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Court's DOMA Ruling May Affect Small Businesses

By Aditi Mukherji, JD on June 27, 2013 | Last updated on March 21, 2019

The Supreme Court has struck down the Defense of Marriage Act (DOMA). It's a major victory for the gay rights movement, as legally married same-sex couples are now entitled to certain federal benefits. But what does this mean for small business owners?

If your company hasn't done so already, your employee benefits package may need to be updated to include married gay or lesbian employees who are eligible for federal benefits.

In the wake of the DOMA ruling, gay couples stand to receive thousands of benefits, reports NBC News.

These federal benefits include:

  • FMLA leave. If your company is subject to the Family and Medical Leave Act, those guarantees will soon extend to your legally married gay and lesbian employees.
  • Tax-free employee health insurance. Health coverage will become more available to spouses of gay and lesbian employees without taxable strings attached.
  • Greed cards and visas. A legally married gay and lesbian American citizen may now lobby the federal government for a green card or visa for his or her non-American same-sex spouse.
  • Social Security survivors' benefits. Eligible same-sex spouses can now receive Social Security survivors' benefits upon the death of a spouse.
  • IRS perks. From tax exemptions to head-of-household deductions, legally married same-sex couples can now claim a host of tax benefits. Also, same-sex spouses can file tax returns jointly.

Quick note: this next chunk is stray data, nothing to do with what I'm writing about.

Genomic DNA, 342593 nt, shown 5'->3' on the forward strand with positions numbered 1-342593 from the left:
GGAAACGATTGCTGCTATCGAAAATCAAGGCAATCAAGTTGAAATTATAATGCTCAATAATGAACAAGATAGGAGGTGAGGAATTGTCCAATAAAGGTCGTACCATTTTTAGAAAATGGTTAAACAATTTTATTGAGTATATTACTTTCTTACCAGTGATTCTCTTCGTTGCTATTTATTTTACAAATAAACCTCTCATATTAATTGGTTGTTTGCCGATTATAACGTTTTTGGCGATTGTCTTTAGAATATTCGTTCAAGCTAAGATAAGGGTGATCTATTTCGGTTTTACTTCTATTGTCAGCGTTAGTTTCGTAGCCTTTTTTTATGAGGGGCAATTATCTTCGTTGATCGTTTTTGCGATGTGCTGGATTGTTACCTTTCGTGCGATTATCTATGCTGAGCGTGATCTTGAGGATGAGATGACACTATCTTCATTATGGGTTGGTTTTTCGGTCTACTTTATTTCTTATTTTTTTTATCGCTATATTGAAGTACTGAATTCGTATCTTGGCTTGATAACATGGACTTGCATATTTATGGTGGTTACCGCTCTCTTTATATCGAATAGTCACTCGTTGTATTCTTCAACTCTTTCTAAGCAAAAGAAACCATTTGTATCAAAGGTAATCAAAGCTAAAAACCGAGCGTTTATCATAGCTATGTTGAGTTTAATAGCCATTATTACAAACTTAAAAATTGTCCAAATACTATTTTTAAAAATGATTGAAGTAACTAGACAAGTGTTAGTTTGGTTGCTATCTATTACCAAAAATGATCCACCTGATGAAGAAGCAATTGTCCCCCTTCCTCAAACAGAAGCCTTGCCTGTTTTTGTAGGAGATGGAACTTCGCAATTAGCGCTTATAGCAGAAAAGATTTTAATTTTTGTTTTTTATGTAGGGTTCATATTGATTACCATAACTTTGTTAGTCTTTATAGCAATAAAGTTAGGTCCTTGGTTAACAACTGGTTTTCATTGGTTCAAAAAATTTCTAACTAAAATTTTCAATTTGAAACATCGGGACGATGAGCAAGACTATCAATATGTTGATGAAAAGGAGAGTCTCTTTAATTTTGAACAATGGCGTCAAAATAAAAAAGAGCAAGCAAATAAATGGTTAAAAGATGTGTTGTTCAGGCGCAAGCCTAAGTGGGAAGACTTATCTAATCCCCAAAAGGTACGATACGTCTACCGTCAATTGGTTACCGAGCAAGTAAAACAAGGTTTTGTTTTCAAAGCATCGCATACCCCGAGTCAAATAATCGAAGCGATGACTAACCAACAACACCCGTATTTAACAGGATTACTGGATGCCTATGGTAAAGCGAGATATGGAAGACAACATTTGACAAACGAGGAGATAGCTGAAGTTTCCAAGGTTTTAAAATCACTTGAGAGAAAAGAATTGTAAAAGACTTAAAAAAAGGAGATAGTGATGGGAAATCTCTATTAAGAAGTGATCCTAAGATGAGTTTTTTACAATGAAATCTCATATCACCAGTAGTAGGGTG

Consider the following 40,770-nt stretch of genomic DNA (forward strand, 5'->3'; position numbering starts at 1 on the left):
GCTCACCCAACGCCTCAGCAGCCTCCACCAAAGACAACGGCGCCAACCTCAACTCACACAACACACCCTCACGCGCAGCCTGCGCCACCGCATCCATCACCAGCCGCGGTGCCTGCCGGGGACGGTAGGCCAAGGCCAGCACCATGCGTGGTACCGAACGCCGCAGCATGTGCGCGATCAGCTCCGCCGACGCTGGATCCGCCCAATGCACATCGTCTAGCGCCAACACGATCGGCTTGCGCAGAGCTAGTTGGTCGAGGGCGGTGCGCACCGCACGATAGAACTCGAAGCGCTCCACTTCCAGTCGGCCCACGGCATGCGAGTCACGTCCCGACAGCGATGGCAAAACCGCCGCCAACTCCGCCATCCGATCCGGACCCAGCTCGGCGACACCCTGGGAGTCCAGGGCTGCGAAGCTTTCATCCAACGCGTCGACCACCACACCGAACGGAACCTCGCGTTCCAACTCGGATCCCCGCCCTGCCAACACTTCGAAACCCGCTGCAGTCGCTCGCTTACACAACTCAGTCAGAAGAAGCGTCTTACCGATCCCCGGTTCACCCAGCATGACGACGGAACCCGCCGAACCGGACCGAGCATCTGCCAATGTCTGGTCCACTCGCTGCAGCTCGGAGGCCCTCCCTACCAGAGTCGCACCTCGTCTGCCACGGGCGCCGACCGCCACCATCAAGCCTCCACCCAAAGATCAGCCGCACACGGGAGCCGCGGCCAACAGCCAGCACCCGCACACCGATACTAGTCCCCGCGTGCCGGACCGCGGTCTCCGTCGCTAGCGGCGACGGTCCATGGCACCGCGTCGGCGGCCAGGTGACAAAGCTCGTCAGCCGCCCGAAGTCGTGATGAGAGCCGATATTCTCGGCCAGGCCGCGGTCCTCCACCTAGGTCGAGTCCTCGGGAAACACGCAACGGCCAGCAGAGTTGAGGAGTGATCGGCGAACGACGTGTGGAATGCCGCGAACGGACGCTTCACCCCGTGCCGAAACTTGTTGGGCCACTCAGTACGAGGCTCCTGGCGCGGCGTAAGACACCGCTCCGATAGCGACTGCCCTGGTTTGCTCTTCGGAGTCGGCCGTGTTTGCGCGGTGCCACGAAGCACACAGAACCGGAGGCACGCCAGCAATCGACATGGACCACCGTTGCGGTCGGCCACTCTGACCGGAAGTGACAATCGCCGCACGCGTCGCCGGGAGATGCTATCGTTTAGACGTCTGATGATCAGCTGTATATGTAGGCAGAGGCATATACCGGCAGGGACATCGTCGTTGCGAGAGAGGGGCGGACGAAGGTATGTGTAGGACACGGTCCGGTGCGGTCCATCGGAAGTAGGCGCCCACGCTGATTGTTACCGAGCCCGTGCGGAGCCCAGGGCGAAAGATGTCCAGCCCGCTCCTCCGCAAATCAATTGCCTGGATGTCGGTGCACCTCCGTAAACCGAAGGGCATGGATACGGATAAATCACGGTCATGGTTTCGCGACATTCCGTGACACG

Despite the DOMA ruling, same-sex couples living in the 38 states that don't recognize same-sex marriage may only get a fraction of federal spousal benefits.

The IRS, for example, would award estate tax exemptions to gay spouses based solely on laws in the state where they live. So that leaves out gay couples living in states with bans on same-sex marriages.

"Different federal programs have different standards," a spokesman for the Human Rights Campaign, a gay rights advocacy group, told NBC News. "It's murky."

So if your employee got married in Massachusetts and lives in Alabama, he or she will receive some benefits, but not others. It's a bit up in the air.

One way to avoid the confusion is to move with the times and implement a progressive benefits policy. You may want to consider doing what the vast majority of Fortune 500 companies have done by introducing a benefits policy with greater workplace equality.

With the Defense of Marriage Act struck down, employers now have a decision to make. You can do the bare minimum to comply with the law, or you can go the extra mile to show your employees that they are valued and respected for who they are.

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